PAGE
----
• Michael DeKort

    Lockheed Engineer/Whistleblower

    Autonomous Levels 4 and 5 will never be reached without Simulation vs Public Shadow Driving for AI. Level 2+and L3 should not be used at all.

    Public Shadow Driving is Dangerous. Thousands of accidents, injuries and casualties will occur when these companies move from benign and easy scenarios to complex, dangerous and accident scenarios. And the cost in time and funding is untenable. One trillion public shadow driving miles would need to be driven at a cost of over $300B.

    For details please search for my LinkedIn article

    Autonomous Levels 4 and 5 will never be reached without Simulation vs Public Shadow Driving for AI

    • Status

      So what exactly are you doing at Lockheed that’s even remotely related to autonomous engineering? If you’re a structural engineer or an aeronautics engineer, you’re not in a position to inform others (public or professional) of the finer technical details of back-end software engineers.

      You can give yourself whatever title you want for your organization, but your organization doesn’t appear to be interested (or even connected) to any form of autonomous driving technology even in the slightest.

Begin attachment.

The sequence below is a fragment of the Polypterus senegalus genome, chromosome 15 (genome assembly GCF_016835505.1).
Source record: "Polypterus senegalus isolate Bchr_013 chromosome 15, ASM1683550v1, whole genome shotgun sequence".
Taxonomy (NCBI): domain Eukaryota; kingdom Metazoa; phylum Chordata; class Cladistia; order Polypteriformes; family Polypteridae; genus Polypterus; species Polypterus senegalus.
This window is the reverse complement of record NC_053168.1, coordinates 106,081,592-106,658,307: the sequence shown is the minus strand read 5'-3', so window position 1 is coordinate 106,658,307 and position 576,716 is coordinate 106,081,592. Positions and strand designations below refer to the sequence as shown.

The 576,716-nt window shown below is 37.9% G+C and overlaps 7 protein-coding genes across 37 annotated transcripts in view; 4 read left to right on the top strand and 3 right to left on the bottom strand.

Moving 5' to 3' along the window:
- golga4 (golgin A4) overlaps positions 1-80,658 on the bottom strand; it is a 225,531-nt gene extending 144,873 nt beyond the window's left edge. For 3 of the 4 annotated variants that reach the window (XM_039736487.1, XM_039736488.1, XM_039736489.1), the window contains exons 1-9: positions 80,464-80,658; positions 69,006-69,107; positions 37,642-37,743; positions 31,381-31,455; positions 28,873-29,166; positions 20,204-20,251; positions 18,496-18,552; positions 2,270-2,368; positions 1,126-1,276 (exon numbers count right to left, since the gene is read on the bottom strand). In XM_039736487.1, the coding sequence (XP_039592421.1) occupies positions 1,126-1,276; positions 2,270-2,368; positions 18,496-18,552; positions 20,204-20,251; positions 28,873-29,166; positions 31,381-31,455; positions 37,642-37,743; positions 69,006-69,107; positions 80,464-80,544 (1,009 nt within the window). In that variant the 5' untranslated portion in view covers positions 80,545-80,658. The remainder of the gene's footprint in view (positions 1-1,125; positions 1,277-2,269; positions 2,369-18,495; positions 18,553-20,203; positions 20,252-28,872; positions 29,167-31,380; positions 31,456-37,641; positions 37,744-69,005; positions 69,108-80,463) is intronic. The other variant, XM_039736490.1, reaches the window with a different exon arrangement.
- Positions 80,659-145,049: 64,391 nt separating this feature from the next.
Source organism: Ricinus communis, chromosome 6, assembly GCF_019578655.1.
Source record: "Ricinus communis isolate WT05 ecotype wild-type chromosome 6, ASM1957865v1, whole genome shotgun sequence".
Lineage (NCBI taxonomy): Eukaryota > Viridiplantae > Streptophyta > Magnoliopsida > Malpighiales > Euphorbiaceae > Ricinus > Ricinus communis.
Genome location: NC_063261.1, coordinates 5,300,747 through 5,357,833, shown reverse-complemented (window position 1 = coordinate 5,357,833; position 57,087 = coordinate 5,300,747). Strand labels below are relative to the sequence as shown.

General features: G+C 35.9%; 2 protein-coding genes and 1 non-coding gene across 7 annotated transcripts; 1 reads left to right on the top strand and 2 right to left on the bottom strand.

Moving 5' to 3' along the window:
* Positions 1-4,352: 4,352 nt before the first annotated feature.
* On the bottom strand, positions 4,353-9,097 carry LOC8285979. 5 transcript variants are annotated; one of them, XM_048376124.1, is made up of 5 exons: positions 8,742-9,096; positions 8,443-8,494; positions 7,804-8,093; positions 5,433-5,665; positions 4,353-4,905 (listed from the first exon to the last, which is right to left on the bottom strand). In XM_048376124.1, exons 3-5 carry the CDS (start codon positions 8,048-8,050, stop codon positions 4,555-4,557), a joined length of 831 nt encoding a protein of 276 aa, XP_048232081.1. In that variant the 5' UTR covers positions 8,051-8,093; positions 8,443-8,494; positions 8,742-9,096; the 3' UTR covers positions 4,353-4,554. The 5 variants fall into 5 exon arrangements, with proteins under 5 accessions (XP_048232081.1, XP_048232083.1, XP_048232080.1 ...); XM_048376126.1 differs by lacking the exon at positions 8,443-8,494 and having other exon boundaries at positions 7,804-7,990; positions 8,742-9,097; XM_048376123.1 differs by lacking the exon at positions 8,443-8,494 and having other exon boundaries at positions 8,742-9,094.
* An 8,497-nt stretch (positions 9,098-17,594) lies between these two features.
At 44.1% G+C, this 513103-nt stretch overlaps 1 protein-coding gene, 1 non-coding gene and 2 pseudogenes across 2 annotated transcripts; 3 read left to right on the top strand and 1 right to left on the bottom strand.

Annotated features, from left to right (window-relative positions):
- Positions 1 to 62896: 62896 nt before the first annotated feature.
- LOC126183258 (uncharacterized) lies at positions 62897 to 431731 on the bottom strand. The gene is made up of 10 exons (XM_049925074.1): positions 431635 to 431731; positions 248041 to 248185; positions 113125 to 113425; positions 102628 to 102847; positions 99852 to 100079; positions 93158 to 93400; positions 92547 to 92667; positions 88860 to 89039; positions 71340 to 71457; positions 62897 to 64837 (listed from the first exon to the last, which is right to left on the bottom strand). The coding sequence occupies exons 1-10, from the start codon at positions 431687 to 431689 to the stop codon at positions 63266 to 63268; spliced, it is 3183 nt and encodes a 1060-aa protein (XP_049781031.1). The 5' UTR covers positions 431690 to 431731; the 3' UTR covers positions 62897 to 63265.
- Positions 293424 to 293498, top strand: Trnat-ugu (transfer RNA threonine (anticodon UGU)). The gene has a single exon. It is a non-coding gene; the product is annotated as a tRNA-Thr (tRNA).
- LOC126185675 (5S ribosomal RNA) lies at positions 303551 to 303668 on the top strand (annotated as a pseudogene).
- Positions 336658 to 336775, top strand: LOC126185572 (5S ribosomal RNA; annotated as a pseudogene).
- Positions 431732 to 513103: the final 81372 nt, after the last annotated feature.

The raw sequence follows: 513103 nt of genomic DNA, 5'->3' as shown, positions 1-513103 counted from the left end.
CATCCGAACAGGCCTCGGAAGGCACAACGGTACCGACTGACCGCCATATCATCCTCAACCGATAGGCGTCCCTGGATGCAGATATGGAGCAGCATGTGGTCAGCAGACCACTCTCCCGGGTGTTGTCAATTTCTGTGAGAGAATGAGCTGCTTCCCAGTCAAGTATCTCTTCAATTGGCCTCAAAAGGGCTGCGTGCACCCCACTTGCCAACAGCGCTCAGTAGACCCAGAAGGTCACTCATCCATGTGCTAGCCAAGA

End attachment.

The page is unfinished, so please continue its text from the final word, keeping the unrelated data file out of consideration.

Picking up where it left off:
• Michael DeKort

        My background is on LinkedIn. But I will answer the question and in more detail..
        First the vast majority of engineers in this space have virtually zero domain experience. They literally come from Twitter, Uber, AirBnB, PayPal, Google Search etc. If it were not for AI these cars would not be moving. And even with AI they struggle with the most basic things.

        The parts of my background that relate are working in aerospace simulation primarily (But also C4ISR). That being manned sims to an FAA Level D and simulation environments. Both of which are far more capable that what is in the AV space. That affords an understanding of actual real-time design, systems engineering for complex systems, sensors and sensor fusion and exception handling. I spent a long time in both worlds. It is not an exaggeration to say it is basically night and day in these areas. It’s not a matter of intelligence, effort or hard work but of exposure. These kinds of things simply rarely happen in Commercial IT and when they do they are nowhere near as large or complex. What this affords me is the knowledge to tell folks that public shadow driving can be replaced by this level of simulation.